Celebrating 25 Years of Change
By Alicia Orr Suman
Spring 1978. The first issue of ZIP magazine hit the mail. And on the cover of that predecessor to this magazine were the faces of men and women—"Some Leaders in the Direct Marketing Field," stated the headline.
The features listed in the Table of Contents of that premier issue (right) have an eerie resemblance to the subjects we now cover 25 years later:
• What Is the Future of the Postal Service?
• Personal Privacy in an Information Society
• Facsimile Machines, For the Office of the Future
• Computer Networks: The New Information Robots
• Alternate Delivery: Post-Mortem for the USPS?
• How Can They Sell My Name?
Many of the above-mentioned articles have a foundation in technology. While this is not an article about technology, there's no doubt that technology undeniably has been the linchpin of change in the direct marketing industry in the past 25 years. Indeed, it has touched every facet of the field.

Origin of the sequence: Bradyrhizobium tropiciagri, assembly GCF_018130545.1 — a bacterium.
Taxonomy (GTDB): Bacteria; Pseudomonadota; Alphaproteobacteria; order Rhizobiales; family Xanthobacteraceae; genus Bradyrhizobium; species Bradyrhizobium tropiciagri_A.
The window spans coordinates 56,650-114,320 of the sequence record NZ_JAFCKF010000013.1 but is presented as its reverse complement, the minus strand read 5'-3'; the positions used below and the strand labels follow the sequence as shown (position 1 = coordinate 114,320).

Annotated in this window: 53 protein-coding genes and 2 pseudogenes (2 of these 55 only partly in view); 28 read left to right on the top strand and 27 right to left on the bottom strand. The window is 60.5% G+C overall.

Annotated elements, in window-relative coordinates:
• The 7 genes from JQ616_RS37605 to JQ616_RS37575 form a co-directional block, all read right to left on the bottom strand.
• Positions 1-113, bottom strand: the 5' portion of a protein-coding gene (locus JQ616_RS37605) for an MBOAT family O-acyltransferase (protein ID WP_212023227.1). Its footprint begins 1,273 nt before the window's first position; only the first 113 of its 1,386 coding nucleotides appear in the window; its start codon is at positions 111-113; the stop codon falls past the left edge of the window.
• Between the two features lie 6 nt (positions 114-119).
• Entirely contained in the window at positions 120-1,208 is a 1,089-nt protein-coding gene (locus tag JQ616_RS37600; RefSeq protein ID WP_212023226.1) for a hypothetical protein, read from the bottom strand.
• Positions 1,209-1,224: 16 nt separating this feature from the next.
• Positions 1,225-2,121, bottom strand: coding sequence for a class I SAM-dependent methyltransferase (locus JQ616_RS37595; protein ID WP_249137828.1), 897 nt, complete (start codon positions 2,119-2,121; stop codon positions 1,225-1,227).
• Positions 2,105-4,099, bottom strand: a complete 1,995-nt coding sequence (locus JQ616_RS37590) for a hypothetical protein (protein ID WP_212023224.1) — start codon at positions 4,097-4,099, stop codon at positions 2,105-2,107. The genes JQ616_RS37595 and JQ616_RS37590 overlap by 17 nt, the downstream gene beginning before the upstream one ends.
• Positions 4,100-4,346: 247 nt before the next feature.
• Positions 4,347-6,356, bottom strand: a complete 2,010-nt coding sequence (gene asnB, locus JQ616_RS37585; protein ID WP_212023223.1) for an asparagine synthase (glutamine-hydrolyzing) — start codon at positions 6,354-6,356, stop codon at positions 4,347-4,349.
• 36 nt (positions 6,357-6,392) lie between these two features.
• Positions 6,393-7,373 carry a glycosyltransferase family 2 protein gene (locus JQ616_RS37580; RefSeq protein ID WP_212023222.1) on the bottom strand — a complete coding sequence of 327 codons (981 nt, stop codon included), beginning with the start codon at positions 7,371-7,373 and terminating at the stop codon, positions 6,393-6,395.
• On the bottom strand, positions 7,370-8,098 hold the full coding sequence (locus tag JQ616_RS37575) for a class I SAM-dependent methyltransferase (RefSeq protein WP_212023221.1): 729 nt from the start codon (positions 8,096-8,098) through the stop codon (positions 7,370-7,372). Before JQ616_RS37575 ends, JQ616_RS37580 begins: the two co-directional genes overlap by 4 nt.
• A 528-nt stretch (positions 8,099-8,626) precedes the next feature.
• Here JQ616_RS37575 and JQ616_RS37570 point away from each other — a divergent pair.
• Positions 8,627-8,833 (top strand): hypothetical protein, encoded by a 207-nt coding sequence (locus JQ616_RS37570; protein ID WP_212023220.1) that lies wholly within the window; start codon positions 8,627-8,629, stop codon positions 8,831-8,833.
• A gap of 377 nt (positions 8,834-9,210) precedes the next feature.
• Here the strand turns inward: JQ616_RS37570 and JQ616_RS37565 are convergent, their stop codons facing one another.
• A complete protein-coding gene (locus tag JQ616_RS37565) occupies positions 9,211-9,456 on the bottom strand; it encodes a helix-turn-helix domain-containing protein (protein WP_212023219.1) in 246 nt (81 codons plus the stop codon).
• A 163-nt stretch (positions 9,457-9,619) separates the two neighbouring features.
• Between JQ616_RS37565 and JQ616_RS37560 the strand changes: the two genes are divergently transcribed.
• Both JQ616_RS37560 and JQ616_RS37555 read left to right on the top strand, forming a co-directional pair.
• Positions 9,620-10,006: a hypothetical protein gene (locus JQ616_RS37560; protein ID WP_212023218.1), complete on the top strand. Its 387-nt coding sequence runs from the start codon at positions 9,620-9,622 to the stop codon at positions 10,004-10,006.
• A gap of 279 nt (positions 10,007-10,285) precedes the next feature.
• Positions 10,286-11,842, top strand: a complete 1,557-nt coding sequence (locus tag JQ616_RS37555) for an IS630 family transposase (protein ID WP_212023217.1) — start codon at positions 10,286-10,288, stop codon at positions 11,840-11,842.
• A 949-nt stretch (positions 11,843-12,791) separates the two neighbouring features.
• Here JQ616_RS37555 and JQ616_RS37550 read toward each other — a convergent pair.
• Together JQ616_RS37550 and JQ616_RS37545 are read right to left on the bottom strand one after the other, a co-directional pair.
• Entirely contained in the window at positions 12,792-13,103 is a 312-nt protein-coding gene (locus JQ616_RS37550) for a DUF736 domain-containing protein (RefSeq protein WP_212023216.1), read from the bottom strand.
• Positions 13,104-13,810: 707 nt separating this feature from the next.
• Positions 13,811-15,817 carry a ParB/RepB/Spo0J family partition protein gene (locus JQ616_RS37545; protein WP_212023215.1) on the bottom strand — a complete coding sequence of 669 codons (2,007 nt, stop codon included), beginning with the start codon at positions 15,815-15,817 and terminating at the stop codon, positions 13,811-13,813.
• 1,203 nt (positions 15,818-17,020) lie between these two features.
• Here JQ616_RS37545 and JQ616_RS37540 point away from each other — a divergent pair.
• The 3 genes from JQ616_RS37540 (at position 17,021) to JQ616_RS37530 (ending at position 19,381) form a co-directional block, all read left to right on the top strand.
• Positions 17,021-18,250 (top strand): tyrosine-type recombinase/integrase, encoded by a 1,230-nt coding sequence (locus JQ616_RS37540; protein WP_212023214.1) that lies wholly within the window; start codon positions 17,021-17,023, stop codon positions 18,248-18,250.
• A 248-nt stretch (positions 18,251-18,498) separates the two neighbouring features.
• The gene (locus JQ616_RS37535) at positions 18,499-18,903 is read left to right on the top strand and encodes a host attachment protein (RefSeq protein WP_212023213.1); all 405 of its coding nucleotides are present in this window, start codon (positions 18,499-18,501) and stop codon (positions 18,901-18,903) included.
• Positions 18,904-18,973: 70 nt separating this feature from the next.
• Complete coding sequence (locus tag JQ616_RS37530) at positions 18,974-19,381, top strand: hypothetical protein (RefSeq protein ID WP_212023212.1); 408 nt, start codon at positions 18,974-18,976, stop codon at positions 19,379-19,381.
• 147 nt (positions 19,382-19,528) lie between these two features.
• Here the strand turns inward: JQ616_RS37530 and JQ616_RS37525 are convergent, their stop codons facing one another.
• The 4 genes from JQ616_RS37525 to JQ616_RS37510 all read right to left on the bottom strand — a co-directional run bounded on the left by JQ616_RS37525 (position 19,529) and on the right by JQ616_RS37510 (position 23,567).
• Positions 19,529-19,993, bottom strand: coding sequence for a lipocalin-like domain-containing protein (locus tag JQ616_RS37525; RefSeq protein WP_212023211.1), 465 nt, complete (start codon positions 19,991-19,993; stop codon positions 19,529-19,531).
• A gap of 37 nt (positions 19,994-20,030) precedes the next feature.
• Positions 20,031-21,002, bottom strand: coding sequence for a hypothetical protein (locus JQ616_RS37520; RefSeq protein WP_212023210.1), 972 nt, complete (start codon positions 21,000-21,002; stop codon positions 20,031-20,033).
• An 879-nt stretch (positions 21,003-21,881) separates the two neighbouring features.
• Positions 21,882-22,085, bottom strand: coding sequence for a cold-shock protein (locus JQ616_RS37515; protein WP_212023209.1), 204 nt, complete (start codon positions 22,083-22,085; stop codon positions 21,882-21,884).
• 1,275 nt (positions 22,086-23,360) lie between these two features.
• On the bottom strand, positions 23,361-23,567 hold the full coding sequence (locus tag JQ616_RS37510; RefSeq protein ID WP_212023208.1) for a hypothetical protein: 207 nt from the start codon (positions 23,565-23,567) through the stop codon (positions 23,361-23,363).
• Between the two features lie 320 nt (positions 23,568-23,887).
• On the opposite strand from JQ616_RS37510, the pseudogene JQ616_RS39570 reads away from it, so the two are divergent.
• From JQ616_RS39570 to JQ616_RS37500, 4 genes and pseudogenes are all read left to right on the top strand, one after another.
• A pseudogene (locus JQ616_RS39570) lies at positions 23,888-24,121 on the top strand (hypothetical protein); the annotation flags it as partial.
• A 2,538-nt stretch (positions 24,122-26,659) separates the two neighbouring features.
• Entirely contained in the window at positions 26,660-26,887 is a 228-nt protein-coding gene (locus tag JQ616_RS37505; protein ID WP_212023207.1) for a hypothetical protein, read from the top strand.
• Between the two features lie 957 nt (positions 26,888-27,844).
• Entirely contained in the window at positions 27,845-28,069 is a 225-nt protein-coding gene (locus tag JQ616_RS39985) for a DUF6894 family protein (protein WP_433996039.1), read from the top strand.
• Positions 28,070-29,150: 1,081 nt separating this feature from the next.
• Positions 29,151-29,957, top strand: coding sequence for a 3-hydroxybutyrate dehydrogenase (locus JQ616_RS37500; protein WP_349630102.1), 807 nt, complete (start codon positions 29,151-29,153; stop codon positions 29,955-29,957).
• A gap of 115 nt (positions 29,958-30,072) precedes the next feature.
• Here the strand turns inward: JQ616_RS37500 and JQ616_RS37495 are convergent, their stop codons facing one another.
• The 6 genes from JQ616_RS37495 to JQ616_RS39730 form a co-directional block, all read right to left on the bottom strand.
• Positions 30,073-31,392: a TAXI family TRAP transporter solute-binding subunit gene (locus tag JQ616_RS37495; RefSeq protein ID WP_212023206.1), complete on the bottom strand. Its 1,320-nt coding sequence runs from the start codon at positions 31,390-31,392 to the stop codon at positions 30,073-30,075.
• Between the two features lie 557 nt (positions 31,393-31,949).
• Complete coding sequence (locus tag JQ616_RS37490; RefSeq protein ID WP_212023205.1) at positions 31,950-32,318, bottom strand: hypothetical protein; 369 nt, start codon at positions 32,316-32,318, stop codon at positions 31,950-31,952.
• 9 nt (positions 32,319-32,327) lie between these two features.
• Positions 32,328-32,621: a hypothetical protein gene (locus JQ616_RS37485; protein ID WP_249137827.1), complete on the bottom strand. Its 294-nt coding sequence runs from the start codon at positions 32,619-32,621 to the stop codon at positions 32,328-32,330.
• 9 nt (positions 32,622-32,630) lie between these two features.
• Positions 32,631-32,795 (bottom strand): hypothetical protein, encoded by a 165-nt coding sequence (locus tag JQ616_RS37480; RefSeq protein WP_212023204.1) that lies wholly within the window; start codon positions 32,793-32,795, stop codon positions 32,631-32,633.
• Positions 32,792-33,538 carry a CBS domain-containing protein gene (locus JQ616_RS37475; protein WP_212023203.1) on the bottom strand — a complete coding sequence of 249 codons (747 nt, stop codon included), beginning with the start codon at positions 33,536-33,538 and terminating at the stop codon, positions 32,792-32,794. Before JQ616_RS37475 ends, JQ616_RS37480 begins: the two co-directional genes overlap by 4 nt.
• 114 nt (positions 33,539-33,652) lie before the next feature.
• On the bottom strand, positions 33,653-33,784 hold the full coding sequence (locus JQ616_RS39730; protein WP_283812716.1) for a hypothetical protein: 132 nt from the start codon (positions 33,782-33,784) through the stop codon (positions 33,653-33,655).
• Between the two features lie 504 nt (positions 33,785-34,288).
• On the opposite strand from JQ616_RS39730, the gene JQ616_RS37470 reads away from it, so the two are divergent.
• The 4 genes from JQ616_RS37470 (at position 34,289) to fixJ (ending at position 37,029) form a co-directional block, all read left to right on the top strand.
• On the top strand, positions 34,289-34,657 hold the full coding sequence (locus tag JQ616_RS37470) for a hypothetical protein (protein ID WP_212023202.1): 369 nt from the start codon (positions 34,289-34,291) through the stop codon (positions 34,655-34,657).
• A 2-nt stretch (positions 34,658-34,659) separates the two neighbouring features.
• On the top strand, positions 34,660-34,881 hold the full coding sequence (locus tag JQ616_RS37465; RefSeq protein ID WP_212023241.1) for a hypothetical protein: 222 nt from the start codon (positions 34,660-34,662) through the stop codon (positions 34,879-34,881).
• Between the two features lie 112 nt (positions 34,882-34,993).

Consider just a few developments: the personal computer; database modeling and analytics; the predictive dialer and interactive voice response; digital photography; desktop publishing; and of course, the Internet.
Mike Hail, special vice president of Yankelovich and the founder of the IRent America file, puts it succinctly: "I hesitate to say that technology is the foundation for all of my comments, but sometimes it feels true. The presence of [marketing] information is possible due to the incredible increase in storage capacity for each dollar of capital expenditure."
Russell Kern, president, Kern Direct, concurs, adding that in the last 25 years, "The computer has been the greatest change-agent in our industry. From punch cards, to mag tape, to FTP sites for data exchanges, data continues to be the single most important aspect of the business. And our ability to manage and manipulate it continues to increase and get simpler and cheaper."